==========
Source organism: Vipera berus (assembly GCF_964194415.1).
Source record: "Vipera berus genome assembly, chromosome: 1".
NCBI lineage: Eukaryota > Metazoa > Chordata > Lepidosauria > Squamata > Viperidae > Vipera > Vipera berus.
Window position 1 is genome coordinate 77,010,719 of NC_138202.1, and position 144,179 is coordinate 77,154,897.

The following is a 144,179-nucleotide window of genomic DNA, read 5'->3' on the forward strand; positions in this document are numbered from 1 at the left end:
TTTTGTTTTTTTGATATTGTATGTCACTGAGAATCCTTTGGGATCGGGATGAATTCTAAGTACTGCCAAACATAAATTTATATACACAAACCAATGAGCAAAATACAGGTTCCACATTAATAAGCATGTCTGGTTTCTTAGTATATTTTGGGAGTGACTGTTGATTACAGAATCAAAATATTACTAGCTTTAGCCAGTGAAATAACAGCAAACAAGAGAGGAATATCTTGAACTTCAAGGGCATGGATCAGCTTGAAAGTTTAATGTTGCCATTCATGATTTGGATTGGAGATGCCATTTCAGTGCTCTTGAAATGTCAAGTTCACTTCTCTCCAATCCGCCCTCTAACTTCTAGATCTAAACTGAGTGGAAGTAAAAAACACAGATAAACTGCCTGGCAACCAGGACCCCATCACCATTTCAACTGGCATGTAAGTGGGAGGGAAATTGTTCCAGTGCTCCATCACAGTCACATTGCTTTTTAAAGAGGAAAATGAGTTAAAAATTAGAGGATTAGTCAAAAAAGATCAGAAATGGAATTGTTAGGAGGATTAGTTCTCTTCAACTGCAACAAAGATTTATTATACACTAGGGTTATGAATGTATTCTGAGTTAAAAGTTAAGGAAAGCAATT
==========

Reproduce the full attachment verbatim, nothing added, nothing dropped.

Source organism: Vipera berus (assembly GCF_964194415.1).
Source record: "Vipera berus genome assembly, chromosome: 1".
NCBI lineage: Eukaryota > Metazoa > Chordata > Lepidosauria > Squamata > Viperidae > Vipera > Vipera berus.
Window position 1 is genome coordinate 77,010,719 of NC_138202.1, and position 144,179 is coordinate 77,154,897.

The following is a 144,179-nucleotide window of genomic DNA, read 5'->3' on the forward strand; positions in this document are numbered from 1 at the left end:
TTTTGTTTTTTTGATATTGTATGTCACTGAGAATCCTTTGGGATCGGGATGAATTCTAAGTACTGCCAAACATAAATTTATATACACAAACCAATGAGCAAAATACAGGTTCCACATTAATAAGCATGTCTGGTTTCTTAGTATATTTTGGGAGTGACTGTTGATTACAGAATCAAAATATTACTAGCTTTAGCCAGTGAAATAACAGCAAACAAGAGAGGAATATCTTGAACTTCAAGGGCATGGATCAGCTTGAAAGTTTAATGTTGCCATTCATGATTTGGATTGGAGATGCCATTTCAGTGCTCTTGAAATGTCAAGTTCACTTCTCTCCAATCCGCCCTCTAACTTCTAGATCTAAACTGAGTGGAAGTAAAAAACACAGATAAACTGCCTGGCAACCAGGACCCCATCACCATTTCAACTGGCATGTAAGTGGGAGGGAAATTGTTCCAGTGCTCCATCACAGTCACATTGCTTTTTAAAGAGGAAAATGAGTTAAAAATTAGAGGATTAGTCAAAAAAGATCAGAAATGGAATTGTTAGGAGGATTAGTTCTCTTCAACTGCAACAAAGATTTATTATACACTAGGGTTATGAATGTATTCTGAGTTAAAAGTTAAGGAAAGCAATT